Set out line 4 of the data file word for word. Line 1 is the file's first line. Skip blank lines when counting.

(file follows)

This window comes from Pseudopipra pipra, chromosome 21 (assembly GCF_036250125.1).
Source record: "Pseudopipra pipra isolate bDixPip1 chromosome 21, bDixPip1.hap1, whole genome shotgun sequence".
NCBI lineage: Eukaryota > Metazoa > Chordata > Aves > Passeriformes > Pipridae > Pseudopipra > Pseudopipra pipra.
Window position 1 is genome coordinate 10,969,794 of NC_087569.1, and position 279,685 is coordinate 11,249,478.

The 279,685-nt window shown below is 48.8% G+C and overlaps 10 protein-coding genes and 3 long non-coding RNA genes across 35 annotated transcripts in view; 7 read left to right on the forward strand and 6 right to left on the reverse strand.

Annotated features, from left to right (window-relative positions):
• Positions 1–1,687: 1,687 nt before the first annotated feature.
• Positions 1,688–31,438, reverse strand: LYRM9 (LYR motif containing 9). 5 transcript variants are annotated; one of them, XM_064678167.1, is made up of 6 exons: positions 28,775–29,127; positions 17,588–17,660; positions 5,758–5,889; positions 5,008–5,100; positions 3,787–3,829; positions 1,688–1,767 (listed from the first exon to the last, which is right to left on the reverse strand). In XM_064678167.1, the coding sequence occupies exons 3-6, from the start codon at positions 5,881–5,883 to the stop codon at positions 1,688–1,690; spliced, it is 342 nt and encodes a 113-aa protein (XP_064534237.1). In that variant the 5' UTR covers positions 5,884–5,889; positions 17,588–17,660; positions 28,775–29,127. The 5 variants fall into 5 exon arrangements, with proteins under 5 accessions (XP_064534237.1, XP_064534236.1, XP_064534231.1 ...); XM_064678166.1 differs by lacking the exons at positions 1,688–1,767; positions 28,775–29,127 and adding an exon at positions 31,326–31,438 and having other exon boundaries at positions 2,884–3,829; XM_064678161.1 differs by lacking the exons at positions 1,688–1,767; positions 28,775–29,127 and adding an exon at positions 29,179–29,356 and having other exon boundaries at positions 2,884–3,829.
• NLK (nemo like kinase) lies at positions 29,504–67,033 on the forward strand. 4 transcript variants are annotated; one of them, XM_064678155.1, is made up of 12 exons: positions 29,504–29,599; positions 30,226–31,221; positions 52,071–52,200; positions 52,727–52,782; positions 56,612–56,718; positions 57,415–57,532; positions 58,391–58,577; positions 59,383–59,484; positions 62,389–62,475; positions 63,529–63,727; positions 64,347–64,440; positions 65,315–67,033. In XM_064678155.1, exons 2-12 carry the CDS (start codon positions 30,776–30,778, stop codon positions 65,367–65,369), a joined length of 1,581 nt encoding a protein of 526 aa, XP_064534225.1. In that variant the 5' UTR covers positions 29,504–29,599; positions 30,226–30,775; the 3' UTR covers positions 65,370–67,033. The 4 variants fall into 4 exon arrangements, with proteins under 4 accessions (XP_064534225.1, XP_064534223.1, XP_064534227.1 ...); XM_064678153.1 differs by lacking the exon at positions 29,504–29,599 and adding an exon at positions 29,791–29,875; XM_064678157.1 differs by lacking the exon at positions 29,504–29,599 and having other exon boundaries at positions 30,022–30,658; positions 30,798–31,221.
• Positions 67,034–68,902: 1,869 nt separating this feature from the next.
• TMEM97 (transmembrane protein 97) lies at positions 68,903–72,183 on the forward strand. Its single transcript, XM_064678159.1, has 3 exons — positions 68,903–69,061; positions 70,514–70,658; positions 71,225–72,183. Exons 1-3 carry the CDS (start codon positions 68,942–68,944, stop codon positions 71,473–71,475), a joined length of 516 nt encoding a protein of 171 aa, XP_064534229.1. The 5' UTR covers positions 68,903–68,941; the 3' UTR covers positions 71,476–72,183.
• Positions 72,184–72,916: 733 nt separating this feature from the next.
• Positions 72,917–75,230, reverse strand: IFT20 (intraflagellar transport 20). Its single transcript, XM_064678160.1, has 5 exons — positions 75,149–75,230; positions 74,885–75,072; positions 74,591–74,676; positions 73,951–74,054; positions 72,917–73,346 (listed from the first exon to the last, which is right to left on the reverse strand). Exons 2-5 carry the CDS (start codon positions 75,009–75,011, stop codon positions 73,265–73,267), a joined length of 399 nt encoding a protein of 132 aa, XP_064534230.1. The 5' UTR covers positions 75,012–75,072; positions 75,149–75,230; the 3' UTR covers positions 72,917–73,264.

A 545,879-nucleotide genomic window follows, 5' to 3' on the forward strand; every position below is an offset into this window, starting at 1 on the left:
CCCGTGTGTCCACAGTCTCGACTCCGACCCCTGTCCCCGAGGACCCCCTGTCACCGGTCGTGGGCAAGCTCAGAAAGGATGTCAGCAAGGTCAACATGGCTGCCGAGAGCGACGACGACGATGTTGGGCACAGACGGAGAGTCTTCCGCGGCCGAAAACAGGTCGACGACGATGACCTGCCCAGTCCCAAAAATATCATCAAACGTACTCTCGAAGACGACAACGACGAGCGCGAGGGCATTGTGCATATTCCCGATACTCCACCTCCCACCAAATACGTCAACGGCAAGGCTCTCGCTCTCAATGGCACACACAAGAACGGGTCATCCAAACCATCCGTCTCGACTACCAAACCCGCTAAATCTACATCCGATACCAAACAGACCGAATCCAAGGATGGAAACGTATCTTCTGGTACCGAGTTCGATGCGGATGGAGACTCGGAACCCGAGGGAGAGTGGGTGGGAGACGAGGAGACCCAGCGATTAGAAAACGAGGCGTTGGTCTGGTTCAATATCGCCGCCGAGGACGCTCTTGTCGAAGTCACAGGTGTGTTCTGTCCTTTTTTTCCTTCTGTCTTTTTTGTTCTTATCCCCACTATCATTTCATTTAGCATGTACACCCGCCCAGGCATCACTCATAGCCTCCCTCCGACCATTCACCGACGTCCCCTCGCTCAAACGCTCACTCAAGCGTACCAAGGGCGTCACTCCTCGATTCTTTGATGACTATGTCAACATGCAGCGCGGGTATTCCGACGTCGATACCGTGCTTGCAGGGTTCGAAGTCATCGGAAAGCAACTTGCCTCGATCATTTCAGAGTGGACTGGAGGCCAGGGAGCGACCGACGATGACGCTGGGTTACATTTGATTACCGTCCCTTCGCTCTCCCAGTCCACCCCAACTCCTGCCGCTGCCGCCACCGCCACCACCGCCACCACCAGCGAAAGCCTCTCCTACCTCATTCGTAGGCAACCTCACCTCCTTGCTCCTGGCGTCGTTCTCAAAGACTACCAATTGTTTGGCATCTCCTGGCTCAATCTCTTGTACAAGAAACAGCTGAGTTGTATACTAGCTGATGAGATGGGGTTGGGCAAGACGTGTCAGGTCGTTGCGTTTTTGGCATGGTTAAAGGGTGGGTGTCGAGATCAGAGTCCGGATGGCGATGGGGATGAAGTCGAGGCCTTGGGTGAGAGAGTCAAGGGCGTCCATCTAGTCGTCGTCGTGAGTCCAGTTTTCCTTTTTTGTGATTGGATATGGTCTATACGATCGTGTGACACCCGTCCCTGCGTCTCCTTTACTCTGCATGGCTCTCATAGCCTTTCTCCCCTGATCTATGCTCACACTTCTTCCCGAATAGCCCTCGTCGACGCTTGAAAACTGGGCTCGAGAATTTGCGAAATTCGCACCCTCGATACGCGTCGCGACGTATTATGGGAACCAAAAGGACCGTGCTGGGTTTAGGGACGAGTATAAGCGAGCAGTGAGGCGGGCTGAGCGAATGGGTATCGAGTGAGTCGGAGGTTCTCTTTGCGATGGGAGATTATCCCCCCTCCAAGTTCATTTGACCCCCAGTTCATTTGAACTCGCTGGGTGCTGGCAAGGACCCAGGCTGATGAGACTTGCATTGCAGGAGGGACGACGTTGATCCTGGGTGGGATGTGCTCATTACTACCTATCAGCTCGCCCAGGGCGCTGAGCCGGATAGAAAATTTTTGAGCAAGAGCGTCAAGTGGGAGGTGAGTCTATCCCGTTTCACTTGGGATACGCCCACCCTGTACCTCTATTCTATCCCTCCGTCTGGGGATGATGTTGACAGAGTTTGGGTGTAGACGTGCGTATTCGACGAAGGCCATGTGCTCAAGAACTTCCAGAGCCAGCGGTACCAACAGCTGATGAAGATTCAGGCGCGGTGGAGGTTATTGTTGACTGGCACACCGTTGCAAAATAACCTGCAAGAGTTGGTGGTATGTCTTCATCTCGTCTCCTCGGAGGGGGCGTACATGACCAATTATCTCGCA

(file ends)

Window position 1 is genome coordinate 10,969,794 of NC_087569.1, and position 279,685 is coordinate 11,249,478.